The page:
Man We've come a long way!

Discussion in 'Mac Pro' started by tony3dd, Sep 7, 2013.

  1. tony3dd macrumors member

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    #1
  2. DanielCoffey macrumors 65816

    DanielCoffey

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    Edinburgh, UK
  3. Mnowell69 macrumors regular

    Mnowell69

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  4. brand, Sep 7, 2013
    Last edited: Sep 7, 2013

    brand macrumors 601

    brand

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    #4
    For magnetic media we really haven't come along way as most of the theories and working are the same or similar. But this was an interesting video nonetheless.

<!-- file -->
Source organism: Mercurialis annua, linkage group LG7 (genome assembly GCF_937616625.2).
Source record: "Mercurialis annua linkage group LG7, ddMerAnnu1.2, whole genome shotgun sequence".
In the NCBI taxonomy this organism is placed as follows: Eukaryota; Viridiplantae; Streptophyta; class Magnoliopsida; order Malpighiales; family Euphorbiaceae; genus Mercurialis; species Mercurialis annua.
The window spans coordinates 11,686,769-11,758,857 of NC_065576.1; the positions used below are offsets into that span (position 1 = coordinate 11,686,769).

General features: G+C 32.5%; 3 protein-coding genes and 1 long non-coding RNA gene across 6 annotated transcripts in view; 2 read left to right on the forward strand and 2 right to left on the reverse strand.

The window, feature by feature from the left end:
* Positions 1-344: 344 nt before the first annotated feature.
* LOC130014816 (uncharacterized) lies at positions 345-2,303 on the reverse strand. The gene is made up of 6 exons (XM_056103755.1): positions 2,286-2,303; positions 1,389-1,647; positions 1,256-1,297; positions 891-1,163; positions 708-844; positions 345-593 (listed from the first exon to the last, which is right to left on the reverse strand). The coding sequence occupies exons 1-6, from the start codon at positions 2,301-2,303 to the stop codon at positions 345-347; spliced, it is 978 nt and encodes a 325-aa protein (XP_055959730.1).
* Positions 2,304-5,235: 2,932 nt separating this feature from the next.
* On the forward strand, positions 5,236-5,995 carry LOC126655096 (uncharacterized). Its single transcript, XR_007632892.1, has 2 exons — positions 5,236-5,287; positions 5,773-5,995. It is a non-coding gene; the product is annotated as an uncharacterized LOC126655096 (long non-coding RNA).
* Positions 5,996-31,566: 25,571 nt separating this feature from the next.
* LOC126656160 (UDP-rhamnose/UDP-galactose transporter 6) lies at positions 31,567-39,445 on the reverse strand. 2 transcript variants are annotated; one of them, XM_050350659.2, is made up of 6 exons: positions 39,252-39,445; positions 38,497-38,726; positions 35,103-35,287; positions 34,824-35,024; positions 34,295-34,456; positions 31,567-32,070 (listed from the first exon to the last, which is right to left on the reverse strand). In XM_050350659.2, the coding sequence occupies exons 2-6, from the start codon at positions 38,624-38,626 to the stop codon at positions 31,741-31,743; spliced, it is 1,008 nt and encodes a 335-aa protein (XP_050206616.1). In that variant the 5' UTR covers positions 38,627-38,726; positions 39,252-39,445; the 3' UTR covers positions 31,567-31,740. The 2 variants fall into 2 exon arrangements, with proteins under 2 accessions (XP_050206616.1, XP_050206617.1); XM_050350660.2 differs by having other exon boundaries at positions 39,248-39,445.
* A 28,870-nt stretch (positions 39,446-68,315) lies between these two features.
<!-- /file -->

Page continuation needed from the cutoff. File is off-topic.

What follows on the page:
5. costabunny macrumors 68020

    costabunny

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    #5
    As a fan of old tech and new, this was very cool indeed.
     
  6. IlikeMacsSoMuch macrumors 6502

    IlikeMacsSoMuch

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    #6
    250k!!!!!

    Wow! In today's currency, that HDD costs more than my first house and I had four Macs in it!!!

    LOL
     
  7. Dr. Stealth macrumors 6502

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    #7
    An Old Fart Remembers....

    Note: Vintage computer information follows.